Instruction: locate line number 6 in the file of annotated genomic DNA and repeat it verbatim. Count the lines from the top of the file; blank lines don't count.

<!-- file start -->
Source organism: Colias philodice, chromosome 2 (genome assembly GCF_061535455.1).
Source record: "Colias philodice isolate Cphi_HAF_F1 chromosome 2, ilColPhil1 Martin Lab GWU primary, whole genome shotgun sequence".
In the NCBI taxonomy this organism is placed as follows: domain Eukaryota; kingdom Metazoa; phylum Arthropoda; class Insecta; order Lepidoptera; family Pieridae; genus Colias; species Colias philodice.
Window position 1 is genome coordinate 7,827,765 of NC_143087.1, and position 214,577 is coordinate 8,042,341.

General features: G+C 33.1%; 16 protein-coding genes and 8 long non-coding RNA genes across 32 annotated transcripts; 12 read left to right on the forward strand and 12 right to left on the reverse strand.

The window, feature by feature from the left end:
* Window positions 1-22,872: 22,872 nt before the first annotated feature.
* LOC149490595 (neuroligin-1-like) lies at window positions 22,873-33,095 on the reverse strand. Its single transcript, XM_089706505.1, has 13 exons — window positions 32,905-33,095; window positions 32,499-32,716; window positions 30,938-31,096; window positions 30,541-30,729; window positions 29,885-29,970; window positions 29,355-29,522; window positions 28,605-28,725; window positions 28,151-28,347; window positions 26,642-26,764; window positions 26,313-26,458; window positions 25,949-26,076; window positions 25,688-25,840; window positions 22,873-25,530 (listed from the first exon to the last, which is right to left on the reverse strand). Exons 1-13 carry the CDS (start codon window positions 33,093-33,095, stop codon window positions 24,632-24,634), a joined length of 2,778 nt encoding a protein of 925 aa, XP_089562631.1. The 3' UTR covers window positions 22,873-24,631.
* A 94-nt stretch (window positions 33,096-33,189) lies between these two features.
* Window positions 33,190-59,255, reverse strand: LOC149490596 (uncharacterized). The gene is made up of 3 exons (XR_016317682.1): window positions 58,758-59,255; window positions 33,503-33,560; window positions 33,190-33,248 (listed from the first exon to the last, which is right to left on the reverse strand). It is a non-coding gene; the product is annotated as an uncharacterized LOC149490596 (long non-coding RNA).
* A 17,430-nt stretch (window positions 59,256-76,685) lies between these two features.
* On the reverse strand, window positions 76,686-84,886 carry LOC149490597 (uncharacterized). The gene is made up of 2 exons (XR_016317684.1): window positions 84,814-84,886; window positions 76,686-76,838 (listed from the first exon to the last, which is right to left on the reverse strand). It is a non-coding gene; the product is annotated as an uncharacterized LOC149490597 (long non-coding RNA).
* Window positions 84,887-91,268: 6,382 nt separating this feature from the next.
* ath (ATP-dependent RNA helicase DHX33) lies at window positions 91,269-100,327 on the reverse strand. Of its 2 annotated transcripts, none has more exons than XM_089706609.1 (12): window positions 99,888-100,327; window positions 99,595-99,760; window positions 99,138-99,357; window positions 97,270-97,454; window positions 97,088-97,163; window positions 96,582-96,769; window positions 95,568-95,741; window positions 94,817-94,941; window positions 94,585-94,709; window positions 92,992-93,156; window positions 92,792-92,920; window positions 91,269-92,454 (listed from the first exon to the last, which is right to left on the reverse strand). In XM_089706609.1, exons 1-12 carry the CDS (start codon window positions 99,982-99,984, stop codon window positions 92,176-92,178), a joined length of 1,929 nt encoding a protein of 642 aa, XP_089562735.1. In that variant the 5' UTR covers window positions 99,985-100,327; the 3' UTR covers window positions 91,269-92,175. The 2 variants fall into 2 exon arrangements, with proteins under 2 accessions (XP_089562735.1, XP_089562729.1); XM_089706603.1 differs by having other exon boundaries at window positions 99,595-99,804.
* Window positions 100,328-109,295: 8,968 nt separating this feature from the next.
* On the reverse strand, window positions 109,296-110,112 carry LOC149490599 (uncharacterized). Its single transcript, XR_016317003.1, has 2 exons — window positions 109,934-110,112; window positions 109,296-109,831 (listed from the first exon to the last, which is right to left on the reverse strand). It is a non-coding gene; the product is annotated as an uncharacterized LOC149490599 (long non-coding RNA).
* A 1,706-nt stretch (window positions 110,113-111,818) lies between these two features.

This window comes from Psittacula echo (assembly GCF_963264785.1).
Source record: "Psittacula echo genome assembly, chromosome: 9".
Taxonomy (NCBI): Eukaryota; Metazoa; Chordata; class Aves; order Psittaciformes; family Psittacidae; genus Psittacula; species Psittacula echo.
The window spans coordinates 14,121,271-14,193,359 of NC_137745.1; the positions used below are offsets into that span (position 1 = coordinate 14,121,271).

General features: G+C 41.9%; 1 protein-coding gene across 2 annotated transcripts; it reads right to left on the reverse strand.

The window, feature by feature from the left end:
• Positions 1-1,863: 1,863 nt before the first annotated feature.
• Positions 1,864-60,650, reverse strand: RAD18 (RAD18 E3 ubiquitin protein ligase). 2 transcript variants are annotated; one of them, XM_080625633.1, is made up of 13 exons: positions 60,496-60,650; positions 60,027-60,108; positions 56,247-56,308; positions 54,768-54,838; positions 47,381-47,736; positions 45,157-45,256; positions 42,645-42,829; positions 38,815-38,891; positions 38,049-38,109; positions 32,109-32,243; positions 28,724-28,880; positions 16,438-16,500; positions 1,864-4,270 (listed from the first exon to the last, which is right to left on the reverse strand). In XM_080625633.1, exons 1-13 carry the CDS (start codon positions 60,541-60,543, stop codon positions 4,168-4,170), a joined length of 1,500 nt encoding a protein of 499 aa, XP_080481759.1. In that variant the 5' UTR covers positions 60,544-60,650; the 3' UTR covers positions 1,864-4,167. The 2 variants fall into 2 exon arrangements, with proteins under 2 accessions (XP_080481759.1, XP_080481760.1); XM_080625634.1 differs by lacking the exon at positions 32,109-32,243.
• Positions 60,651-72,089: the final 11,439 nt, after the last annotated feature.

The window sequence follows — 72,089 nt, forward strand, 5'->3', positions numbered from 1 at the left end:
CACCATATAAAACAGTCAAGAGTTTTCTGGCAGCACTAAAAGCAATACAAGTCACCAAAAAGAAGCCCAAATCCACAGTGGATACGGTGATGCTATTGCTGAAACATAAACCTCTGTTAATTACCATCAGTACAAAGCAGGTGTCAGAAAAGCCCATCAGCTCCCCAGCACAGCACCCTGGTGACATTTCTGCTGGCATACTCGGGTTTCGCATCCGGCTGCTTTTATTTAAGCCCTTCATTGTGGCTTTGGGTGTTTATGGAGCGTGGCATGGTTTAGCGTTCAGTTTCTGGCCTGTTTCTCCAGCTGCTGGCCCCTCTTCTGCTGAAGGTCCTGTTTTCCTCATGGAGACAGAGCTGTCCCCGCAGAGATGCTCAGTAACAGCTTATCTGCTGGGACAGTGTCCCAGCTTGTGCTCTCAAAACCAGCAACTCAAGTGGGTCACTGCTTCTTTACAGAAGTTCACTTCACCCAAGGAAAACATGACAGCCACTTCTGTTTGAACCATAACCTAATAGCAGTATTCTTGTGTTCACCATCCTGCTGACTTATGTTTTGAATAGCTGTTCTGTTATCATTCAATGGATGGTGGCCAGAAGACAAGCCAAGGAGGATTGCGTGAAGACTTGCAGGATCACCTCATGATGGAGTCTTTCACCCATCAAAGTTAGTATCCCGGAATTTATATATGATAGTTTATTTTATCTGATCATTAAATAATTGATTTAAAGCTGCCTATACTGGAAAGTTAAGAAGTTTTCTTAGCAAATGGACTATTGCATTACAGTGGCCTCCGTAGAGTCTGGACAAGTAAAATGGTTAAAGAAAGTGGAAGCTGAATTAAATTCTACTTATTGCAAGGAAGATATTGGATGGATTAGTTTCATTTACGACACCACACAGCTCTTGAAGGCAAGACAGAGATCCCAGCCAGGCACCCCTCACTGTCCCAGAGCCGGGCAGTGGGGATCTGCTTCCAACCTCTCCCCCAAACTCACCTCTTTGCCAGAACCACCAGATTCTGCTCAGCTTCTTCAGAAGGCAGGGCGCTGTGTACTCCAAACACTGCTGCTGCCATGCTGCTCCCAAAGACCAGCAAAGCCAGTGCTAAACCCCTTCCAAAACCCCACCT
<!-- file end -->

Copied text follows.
The window, feature by feature from the left end: